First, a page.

This book in particular is Driver's Ed, by Caroline B. Cooney (who's claim to fame was The Face on the Milk Carton to give an idea of her style.) Of course, I had to do quite the bit of clever googling to figure this out, because all I remember of the stupid thing is that it involved stealing stop signs and idiot teenagers. Seriously, I remember being ten-years-old, reading the book and thinking that the characters were particularly dumb. I think I was also bored, and I had chosen the book for reading day, or it was my reading for after TAAS testing or something of the like, because there was nothing else to do but read the stupid thing.
Of course, when I was ten, I had the mistaken belief that because it was printed, that somehow gave it merit. So I suffered through it, the bland characters, their cardboard motivations, and melodramatic emoting over -- the big plot point: the stealing of a stop sign. Apparently, a very important, life-saving stop sign that was located at a lonely, barely traveled four-way intersection1 that a young mother manages to have a tragic accident at. Of course, this causes massive angst and guilt, and I honestly don't remember how the book ends, except that the mother doesn't come back to life magically, and her young son grows up without a mom.
And I think somewhere during the massive angst-fest about the tragedy of new drivers causing such chaos, I made a promise myself to not ever be so utterly and horribly stupid as to even think of stealing a road sign, much less the blessed stop signs. I think I may have even considered never getting a driver's license, but thankfully I forgot about that one. Of course, this is a little amusing this morning, and somewhat disconcerting, because just this past weekend my mom and I were in a parking lot that had a four-way stop. And I had a tiny, hardly noticeable freak out session, because one of the signs was missing. (Carried away by the winds of Hurricane Ike, I'm sure, and not careless, 2D cardboard teenagers.) It's only this morning that I finally figured out what that was about.
So, thank you Caroline B. Cooney, apparently I have an irrational fear of missing stop signs thanks to your over-the-top book. You would think my elementary school self would have been mentally scarred by reading the unabridged version of White Fang, and Call of the Wild, and things of that nature. But no, I'm traumatized by stolen stop signs2.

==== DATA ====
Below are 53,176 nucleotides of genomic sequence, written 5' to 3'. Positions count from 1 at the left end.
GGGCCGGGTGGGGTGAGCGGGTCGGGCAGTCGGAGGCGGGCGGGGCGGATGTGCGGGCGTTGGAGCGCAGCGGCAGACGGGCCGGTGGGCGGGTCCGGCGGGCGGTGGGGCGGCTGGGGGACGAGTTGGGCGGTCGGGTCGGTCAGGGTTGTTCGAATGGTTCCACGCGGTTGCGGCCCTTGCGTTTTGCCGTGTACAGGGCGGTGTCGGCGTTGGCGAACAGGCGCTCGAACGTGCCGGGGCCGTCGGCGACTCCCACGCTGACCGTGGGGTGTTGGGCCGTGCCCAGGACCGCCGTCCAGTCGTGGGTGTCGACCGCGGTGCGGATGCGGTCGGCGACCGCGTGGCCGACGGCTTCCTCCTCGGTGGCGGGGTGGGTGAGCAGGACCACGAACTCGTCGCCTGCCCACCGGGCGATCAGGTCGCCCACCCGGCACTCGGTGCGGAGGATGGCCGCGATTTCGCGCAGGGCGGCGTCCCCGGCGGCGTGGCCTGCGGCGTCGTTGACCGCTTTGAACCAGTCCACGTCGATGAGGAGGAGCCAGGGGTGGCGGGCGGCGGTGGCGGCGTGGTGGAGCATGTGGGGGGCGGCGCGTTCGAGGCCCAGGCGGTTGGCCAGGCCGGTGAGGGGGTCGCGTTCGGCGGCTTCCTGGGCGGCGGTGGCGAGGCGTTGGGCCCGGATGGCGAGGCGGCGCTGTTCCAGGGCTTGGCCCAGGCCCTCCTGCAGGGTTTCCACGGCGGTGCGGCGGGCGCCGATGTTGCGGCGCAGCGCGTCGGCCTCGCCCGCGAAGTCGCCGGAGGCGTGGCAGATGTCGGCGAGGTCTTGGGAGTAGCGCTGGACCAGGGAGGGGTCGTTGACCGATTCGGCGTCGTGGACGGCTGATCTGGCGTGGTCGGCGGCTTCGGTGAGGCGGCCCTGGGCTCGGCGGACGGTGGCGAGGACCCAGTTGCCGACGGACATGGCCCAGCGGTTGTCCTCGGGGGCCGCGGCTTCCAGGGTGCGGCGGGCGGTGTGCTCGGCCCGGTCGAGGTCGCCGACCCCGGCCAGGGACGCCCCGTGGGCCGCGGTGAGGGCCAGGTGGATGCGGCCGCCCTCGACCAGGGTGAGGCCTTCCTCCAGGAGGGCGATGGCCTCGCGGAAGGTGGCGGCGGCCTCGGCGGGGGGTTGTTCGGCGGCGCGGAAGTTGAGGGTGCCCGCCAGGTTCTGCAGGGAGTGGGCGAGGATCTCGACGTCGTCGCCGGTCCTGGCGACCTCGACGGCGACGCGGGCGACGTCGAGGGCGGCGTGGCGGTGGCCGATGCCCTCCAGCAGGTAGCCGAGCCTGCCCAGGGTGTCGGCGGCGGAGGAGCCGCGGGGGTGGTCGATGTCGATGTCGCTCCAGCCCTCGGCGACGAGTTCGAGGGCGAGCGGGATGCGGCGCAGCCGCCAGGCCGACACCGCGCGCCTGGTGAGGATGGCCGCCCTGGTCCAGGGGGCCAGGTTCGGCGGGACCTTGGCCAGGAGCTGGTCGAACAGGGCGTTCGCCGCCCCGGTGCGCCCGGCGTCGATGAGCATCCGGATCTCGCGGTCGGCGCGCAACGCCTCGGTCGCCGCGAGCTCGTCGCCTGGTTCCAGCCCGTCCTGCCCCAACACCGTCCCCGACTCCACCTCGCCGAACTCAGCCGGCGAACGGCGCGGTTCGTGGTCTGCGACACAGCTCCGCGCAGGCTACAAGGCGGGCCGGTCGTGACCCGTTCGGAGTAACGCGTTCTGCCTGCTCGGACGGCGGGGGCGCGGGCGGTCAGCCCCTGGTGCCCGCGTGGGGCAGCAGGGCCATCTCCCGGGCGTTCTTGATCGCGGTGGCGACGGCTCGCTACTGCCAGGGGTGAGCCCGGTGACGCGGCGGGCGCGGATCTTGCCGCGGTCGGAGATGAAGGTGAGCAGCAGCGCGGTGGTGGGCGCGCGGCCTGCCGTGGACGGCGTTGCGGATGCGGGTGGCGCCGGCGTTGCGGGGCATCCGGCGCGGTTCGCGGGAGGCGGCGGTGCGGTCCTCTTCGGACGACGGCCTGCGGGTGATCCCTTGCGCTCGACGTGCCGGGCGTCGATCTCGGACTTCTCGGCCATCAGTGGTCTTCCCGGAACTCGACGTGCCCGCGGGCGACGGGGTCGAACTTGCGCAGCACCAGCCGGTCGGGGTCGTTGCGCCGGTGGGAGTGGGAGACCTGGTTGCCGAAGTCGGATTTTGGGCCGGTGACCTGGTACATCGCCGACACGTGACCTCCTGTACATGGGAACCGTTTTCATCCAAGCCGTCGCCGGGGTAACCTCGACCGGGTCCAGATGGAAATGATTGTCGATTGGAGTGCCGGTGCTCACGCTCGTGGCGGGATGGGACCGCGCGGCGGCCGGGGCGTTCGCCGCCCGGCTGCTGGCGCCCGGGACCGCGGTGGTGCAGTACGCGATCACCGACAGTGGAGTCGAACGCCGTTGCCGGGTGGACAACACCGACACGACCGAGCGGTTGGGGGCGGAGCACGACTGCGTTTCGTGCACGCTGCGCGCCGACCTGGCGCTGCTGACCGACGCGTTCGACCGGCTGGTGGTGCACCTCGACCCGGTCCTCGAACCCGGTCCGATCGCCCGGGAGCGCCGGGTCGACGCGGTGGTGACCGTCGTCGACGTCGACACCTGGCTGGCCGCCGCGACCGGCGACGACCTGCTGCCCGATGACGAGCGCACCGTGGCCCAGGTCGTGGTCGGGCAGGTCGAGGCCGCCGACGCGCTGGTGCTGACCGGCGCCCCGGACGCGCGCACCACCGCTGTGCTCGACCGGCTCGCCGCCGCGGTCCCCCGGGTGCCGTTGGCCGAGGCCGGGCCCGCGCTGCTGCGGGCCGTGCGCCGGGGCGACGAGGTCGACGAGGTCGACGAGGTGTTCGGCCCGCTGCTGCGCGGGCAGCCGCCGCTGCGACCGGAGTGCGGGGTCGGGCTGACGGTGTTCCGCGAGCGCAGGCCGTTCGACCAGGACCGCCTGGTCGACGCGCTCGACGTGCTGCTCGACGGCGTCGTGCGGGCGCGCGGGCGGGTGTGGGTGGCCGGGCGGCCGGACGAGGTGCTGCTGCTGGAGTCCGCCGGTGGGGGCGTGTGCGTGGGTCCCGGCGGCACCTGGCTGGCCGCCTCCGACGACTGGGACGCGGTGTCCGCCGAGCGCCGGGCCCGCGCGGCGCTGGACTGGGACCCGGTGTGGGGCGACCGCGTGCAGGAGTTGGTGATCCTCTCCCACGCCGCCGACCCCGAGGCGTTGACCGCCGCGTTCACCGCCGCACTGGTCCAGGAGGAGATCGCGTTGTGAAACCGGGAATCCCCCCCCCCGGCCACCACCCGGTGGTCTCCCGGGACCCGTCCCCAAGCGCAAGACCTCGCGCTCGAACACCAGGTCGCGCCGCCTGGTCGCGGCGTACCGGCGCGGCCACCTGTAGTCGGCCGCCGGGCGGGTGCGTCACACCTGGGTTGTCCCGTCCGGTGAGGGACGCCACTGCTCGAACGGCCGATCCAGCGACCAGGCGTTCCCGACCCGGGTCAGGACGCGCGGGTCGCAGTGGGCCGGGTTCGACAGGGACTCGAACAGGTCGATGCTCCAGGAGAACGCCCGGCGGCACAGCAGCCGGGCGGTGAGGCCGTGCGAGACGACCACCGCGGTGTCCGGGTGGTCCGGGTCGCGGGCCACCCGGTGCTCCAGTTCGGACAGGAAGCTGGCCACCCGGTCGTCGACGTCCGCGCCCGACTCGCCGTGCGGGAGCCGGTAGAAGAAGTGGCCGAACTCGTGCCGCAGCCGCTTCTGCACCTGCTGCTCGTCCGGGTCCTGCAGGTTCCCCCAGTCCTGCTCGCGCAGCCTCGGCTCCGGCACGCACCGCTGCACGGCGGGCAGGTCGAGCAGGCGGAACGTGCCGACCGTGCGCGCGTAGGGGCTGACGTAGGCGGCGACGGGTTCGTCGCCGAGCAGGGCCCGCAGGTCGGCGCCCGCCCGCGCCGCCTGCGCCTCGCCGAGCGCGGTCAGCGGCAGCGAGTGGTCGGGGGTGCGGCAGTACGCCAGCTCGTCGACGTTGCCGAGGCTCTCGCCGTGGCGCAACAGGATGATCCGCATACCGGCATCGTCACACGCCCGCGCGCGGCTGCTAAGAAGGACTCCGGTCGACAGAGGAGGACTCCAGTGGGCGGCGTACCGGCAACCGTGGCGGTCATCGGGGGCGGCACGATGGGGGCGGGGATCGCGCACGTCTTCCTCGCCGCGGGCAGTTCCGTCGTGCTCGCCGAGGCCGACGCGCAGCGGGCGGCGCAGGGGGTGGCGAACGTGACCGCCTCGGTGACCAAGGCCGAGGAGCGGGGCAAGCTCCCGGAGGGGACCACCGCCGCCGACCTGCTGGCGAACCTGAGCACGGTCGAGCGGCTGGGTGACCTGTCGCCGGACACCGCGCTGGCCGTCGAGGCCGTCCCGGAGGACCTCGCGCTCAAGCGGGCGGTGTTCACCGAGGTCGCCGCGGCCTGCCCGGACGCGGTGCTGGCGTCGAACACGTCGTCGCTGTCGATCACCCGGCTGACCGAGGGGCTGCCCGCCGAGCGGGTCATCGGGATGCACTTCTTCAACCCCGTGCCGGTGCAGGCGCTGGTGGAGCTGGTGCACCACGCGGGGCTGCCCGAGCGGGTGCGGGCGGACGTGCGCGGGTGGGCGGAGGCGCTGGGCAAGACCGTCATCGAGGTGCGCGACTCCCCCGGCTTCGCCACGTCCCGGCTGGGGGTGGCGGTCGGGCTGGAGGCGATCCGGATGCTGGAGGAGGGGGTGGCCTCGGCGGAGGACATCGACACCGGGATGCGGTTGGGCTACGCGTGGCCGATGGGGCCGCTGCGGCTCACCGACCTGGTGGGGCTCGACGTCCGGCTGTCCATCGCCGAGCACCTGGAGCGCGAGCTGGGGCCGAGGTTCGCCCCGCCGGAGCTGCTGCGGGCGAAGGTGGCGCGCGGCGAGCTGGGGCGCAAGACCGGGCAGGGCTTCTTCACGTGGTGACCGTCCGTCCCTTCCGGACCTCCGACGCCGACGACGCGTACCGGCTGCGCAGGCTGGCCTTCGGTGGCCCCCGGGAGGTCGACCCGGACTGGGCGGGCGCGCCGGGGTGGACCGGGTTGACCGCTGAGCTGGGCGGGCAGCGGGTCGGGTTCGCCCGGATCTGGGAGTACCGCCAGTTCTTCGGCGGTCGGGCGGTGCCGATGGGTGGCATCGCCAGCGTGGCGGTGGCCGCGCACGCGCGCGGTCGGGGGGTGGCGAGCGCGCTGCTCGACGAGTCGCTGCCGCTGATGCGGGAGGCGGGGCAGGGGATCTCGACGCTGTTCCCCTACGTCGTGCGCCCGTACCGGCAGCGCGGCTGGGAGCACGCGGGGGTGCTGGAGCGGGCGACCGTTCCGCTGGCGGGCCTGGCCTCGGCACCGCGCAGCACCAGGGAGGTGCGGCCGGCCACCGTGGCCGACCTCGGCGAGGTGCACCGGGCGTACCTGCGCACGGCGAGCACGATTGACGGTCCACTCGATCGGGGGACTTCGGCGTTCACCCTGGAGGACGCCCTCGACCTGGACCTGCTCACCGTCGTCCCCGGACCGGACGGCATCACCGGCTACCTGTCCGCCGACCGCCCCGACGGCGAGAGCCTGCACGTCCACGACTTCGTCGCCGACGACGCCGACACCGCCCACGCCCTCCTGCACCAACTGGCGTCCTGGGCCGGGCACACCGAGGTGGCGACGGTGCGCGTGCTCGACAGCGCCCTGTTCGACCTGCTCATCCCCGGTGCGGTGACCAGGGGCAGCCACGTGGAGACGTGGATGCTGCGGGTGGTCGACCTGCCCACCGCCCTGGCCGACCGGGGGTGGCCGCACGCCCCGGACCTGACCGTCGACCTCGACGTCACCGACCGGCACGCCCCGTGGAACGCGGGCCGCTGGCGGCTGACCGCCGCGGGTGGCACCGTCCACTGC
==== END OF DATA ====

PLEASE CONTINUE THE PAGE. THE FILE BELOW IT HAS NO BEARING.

Of course, this has me wondering. Does anyone else have a book they read when they were younger, that they really shouldn't have gotten a hold of?
1 - Of course, being an adult who now understands how road signs work, it makes me stop and think. How the heck was this the stupid teenagers' fault? I mean, yes, granted, stealing stop signs is like the stupidest thing in the world (why would you even want one? They're ugly! And you can buy imitations much cheaper than the tools needed to remove the dang thing from it's post). If it was a four-way stop like I think it was, then logically the other three lanes of traffic should stop at the sign, see the oncoming headlights, and, I don't know, not run into the car, tragically ending Red Shirt Mommy's life. Unless someone was running the still-there stop sign on the perpendicular lane of traffic, in which case... um, yeah, that guy's fault. Not the teenager's. Why on Earth did Red Shirt Mommy not see the headlight's of the other car approaching the intersection?
Or, if I'm wrong about it being a four-way stop, and it was in fact a two-way stop on a major street... what the heck was young mother doing to where she's not paying attention to see all the signs of a major thoroughfare and blithely drive into oncoming traffic? Including, once again, the headlights. I have to confess, I'm starting to get really curious, but the book scarred me enough the first time. I don't think it's worth a repeat performance, is it? And why do I care so much?
2 - I also now resent my elementary school's library for having this book in their possession. Clearly, it was not something a ten-year-old version of myself needed to read. Why was there so much Caroline B. Cooney, and not more Scott O'Dell? His books made just as big an impact on me, but they didn't traumatize me about stop signs. They just taught me to never be stranded on islands in the Pacific, and if I were, to stay away from feral dogs. Or hey, what about Jack London? Or Louisa May Alcott? Sir Arthur Conan Doyle? I remember having an enormously difficult time finding any of the classics, yet I was stuck with Cooney, and her thinly veiled moral lessons.